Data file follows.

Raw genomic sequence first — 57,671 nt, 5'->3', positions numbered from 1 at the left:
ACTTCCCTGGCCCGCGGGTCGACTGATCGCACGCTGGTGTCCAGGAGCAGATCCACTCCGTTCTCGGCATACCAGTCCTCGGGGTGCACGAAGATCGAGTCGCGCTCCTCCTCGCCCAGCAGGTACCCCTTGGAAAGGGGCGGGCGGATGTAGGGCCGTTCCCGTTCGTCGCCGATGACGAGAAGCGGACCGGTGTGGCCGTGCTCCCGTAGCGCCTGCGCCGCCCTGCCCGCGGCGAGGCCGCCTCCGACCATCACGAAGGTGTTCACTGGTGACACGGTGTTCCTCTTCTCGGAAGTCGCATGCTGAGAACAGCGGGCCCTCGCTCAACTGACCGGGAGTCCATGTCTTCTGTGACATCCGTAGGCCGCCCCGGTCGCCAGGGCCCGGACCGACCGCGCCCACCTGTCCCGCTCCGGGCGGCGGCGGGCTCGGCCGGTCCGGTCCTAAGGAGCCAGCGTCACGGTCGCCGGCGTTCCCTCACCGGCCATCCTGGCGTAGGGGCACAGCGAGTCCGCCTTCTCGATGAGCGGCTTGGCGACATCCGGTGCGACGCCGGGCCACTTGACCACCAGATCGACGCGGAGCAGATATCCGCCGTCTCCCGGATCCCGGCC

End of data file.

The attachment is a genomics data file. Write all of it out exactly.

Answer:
Raw genomic sequence first — 57,671 nt, 5'->3', positions numbered from 1 at the left:
ACTTCCCTGGCCCGCGGGTCGACTGATCGCACGCTGGTGTCCAGGAGCAGATCCACTCCGTTCTCGGCATACCAGTCCTCGGGGTGCACGAAGATCGAGTCGCGCTCCTCCTCGCCCAGCAGGTACCCCTTGGAAAGGGGCGGGCGGATGTAGGGCCGTTCCCGTTCGTCGCCGATGACGAGAAGCGGACCGGTGTGGCCGTGCTCCCGTAGCGCCTGCGCCGCCCTGCCCGCGGCGAGGCCGCCTCCGACCATCACGAAGGTGTTCACTGGTGACACGGTGTTCCTCTTCTCGGAAGTCGCATGCTGAGAACAGCGGGCCCTCGCTCAACTGACCGGGAGTCCATGTCTTCTGTGACATCCGTAGGCCGCCCCGGTCGCCAGGGCCCGGACCGACCGCGCCCACCTGTCCCGCTCCGGGCGGCGGCGGGCTCGGCCGGTCCGGTCCTAAGGAGCCAGCGTCACGGTCGCCGGCGTTCCCTCACCGGCCATCCTGGCGTAGGGGCACAGCGAGTCCGCCTTCTCGATGAGCGGCTTGGCGACATCCGGTGCGACGCCGGGCCACTTGACCACCAGATCGACGCGGAGCAGATATCCGCCGTCTCCCGGATCCCGGCC